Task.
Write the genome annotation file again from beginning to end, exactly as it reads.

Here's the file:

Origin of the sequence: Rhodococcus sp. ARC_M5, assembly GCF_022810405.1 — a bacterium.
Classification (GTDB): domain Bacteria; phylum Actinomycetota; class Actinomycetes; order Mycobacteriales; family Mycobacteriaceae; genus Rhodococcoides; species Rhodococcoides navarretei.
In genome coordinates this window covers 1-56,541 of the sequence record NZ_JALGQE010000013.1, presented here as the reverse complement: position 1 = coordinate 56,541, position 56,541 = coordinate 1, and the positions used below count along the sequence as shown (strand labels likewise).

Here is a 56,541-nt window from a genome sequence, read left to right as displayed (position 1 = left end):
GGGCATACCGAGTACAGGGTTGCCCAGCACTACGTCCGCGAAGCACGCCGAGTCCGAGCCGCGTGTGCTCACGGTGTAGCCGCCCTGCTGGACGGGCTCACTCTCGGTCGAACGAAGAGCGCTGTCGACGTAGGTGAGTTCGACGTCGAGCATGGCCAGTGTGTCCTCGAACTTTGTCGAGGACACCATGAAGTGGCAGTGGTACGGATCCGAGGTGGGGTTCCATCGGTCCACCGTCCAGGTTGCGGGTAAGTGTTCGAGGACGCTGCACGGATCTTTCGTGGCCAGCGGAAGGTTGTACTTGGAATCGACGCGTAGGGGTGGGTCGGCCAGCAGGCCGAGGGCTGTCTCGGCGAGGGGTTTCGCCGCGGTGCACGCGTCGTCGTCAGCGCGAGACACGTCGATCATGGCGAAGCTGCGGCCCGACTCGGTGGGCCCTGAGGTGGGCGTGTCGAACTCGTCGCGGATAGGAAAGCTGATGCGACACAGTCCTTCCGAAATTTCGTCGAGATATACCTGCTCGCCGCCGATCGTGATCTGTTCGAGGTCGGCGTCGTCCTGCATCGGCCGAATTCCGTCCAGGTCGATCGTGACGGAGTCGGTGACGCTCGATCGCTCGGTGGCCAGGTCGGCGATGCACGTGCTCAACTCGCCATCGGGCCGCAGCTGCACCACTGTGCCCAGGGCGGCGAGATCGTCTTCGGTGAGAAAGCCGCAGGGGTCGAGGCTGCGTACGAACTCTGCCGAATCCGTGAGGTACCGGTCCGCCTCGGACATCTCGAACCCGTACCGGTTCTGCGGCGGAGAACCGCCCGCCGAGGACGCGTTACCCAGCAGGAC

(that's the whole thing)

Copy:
Origin of the sequence: Rhodococcus sp. ARC_M5, assembly GCF_022810405.1 — a bacterium.
Classification (GTDB): domain Bacteria; phylum Actinomycetota; class Actinomycetes; order Mycobacteriales; family Mycobacteriaceae; genus Rhodococcoides; species Rhodococcoides navarretei.
In genome coordinates this window covers 1-56,541 of the sequence record NZ_JALGQE010000013.1, presented here as the reverse complement: position 1 = coordinate 56,541, position 56,541 = coordinate 1, and the positions used below count along the sequence as shown (strand labels likewise).

Here is a 56,541-nt window from a genome sequence, read left to right as displayed (position 1 = left end):
GGGCATACCGAGTACAGGGTTGCCCAGCACTACGTCCGCGAAGCACGCCGAGTCCGAGCCGCGTGTGCTCACGGTGTAGCCGCCCTGCTGGACGGGCTCACTCTCGGTCGAACGAAGAGCGCTGTCGACGTAGGTGAGTTCGACGTCGAGCATGGCCAGTGTGTCCTCGAACTTTGTCGAGGACACCATGAAGTGGCAGTGGTACGGATCCGAGGTGGGGTTCCATCGGTCCACCGTCCAGGTTGCGGGTAAGTGTTCGAGGACGCTGCACGGATCTTTCGTGGCCAGCGGAAGGTTGTACTTGGAATCGACGCGTAGGGGTGGGTCGGCCAGCAGGCCGAGGGCTGTCTCGGCGAGGGGTTTCGCCGCGGTGCACGCGTCGTCGTCAGCGCGAGACACGTCGATCATGGCGAAGCTGCGGCCCGACTCGGTGGGCCCTGAGGTGGGCGTGTCGAACTCGTCGCGGATAGGAAAGCTGATGCGACACAGTCCTTCCGAAATTTCGTCGAGATATACCTGCTCGCCGCCGATCGTGATCTGTTCGAGGTCGGCGTCGTCCTGCATCGGCCGAATTCCGTCCAGGTCGATCGTGACGGAGTCGGTGACGCTCGATCGCTCGGTGGCCAGGTCGGCGATGCACGTGCTCAACTCGCCATCGGGCCGCAGCTGCACCACTGTGCCCAGGGCGGCGAGATCGTCTTCGGTGAGAAAGCCGCAGGGGTCGAGGCTGCGTACGAACTCTGCCGAATCCGTGAGGTACCGGTCCGCCTCGGACATCTCGAACCCGTACCGGTTCTGCGGCGGAGAACCGCCCGCCGAGGACGCGTTACCCAGCAGGAC